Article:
When Red Bull Racing signed Sergio Pérez of Mexico for 2021, the team went against its usual approach to hiring drivers.
Since the team made its debut in 2005, Red Bull had signed a driver from outside of its own academy for young drivers just once: Mark Webber in 2007.
But after struggling to find a replacement for Daniel Ricciardo, who quit the team after 2018, Red Bull turned to Pérez, 31, for this season.
Red Bull had signed Pierre Gasly of France as Ricciardo’s replacement in 2019, but Gasly lasted just 12 races before Red Bull replaced him with Alexander Albon of Thailand, who finished the 2019 season and returned for 2020. But he struggled to regularly challenge Max Verstappen, the team’s top driver, prompting Red Bull to sign Pérez.
After seeing Gasly and Albon struggle, Pérez said he knew that the car he would be driving at Red Bull did not suit every driver. The team’s cars have traditionally required an aggressive driving style similar to Verstappen’s to get the best out of its lead driver. By contrast, Pérez is known for his smooth approach and excellent tire management skills.
“I was aware of the struggles that very good drivers had,” Pérez said in an interview. “I knew that I was coming to a particular car that is not made for everyone, and I was willing to adapt to it.”
Since making his Formula 1 debut in 2011, Pérez has raced for smaller teams — including Sauber and Racing Point — none of which have a front-running car. In about 200 Grands Prix, he has only two wins. Joining Red Bull was his first opportunity to race for a team that regularly fights for championships.
It took only six races for Pérez, who is also known by his nickname, Checo, to score his first win, in Azerbaijan, for Red Bull. He became the first Red Bull driver other than Verstappen to win a race in over three years.
It was a breakthrough for Pérez, who said he felt “very comfortable with the car” in Azerbaijan and was “able to do things that normally the car wouldn’t allow me.”
Pérez has scored 108 points this season, four more than Albon did in 2020. Verstappen has won seven races and has 224.5 points, putting him in the lead, ahead of the defending champion, Lewis Hamilton of England. The gap left Pérez hungry for better results.
“I’m not satisfied because I want more,” he said. “I expected more, to be able to adapt to the car.
“But I’m not giving up. I’m working really hard with the engineers to try to find the right direction, make sure I know what the car needs and to be able to put in the Azerbaijan performances every single weekend.”
Pérez’s performance has been enough to persuade Red Bull to extend his contract. The team announced at the end of August that he would be staying for 2022.
“It’s good for everybody to get that out of the way relatively early, so everybody is settled going into the second half of the season,” said Christian Horner, the team principal. “He’s getting more and more familiar with the car. That will naturally improve. He’s had some bad luck on race days.”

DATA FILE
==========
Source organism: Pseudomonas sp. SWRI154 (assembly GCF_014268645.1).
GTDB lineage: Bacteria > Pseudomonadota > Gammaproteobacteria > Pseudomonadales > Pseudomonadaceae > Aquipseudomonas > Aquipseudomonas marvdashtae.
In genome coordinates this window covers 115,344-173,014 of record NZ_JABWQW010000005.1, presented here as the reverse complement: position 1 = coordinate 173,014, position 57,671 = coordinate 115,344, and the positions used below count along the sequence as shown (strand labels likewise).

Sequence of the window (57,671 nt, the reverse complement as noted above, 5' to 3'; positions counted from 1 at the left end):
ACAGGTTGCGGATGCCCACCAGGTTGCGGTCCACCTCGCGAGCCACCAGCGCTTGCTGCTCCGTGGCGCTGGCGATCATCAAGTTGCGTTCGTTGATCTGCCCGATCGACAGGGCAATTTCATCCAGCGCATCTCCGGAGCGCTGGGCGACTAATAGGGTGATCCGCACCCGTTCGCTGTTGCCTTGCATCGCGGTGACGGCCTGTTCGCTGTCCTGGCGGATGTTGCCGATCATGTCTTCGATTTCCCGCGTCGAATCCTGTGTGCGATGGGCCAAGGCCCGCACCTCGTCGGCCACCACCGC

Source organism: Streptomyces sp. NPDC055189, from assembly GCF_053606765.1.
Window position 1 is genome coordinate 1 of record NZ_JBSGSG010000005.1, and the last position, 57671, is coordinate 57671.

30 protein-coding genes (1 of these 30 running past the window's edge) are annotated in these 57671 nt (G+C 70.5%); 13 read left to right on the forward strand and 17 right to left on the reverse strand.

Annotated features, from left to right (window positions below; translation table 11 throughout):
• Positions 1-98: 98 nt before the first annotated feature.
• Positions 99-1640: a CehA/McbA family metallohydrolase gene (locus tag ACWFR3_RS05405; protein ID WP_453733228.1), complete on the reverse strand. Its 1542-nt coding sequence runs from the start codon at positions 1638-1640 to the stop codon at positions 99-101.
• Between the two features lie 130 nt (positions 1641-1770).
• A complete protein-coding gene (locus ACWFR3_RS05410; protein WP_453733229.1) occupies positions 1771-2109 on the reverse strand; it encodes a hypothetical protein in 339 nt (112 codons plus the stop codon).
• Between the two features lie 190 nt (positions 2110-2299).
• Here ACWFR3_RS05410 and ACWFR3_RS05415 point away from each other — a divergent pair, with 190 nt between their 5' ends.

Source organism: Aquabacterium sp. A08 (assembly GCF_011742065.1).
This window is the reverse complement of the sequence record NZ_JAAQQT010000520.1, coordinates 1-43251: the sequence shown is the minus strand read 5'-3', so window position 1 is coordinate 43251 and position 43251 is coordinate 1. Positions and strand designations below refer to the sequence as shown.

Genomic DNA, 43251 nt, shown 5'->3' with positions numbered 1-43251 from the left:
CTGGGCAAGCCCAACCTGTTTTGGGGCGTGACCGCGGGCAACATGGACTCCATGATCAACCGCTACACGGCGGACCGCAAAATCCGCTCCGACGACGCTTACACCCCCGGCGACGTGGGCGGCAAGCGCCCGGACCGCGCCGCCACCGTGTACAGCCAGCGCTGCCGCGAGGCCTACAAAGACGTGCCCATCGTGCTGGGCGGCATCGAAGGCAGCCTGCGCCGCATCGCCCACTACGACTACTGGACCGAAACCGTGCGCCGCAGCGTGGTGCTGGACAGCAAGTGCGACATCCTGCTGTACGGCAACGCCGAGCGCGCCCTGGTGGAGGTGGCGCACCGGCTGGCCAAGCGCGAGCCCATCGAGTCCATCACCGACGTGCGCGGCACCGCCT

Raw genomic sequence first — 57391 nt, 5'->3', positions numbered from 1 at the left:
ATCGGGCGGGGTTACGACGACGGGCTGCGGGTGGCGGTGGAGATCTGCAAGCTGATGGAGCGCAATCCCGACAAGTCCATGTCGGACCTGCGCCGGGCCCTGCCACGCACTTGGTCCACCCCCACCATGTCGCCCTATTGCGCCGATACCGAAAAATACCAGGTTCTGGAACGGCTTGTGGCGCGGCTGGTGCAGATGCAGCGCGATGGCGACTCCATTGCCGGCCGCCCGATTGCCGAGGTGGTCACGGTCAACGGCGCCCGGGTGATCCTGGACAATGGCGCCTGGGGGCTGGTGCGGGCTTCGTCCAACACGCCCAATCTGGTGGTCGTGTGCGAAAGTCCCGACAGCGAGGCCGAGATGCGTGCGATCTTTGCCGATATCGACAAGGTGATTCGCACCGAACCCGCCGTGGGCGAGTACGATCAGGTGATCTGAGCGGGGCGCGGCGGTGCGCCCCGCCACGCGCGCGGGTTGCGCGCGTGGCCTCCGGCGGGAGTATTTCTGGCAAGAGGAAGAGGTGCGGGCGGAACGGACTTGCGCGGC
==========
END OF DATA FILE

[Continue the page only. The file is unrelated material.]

This year, Pérez will play a big role for Red Bull in its bid to win a first Constructors’ Championship since 2013. Mercedes has won the title every year since, but leads Red Bull by only 12 points.
“Sergio deserves to be in that seat, no doubt about that,” said Toto Wolff, the team principal of Mercedes. “When you look at Baku” — referring to the Azerbaijan race — “he collected the points, he won the race, and he’s been getting to grips with the car.”
Wolff added that because of Pérez, “the Constructors’ Championship has become as difficult and challenging as the Drivers’ Championship” for Mercedes.
Pérez may not be in contention for the drivers’ title, but he can still play an important role by helping Verstappen. This was evident at the French Grand Prix in June, when Pérez moved aside and let his faster teammate overtake him after a change in strategy dropped Verstappen behind.
This teamwork saved Verstappen a couple of seconds that would normally have been lost when fighting to overtake another car. That was critical when Verstappen made the winning pass on Hamilton with one lap to spare.
“He’s been a really good teammate,” Verstappen said. “Checo’s a very nice guy, and it’s really enjoyable to work with him, so from that side it’s all been going really well.
“France was a great race for the whole team. We just need to keep pushing as a team to deliver a competitive car, and I’m sure both of us, we can do a good job.”
Horner said Pérez’s integration with the team had been “seamless.” He has also impressed Red Bull’s engine supplier, Honda, which said Pérez had contributed heavily to the engine’s development.
“Checo has been giving us a lot of suggestions on how to improve the power unit,” said Toyoharu Tanabe, Honda’s Formula 1 technical director.
“He has lots of questions,” Tanabe said. “So it works very well, to improve our engine performance. I feel with Checo, we are getting stronger as a team.”
Pérez said that 2022 would be a “massive opportunity” for him. The cars are set for a significant change in aerodynamic design for next season, which is expected to make the Red Bull car easier to drive.
“Next year, everyone starts from zero,” he said. “There is no secret that I have been struggling with the car at times. It is going to be such a different concept of car. With my experience, there is a lot I can influence and I can bring to the team.”
For the rest of this year, Pérez said he still had “a lot of work to do” to aid Red Bull’s push for both championships. On a personal level, he would love to win his home Grand Prix in Mexico City on Nov. 7.
“Winning in Mexico, that would be something amazing,” he said. “To give victory to my country would be very special. It’s what we live and dream for every single day, and what we are working hard to do.”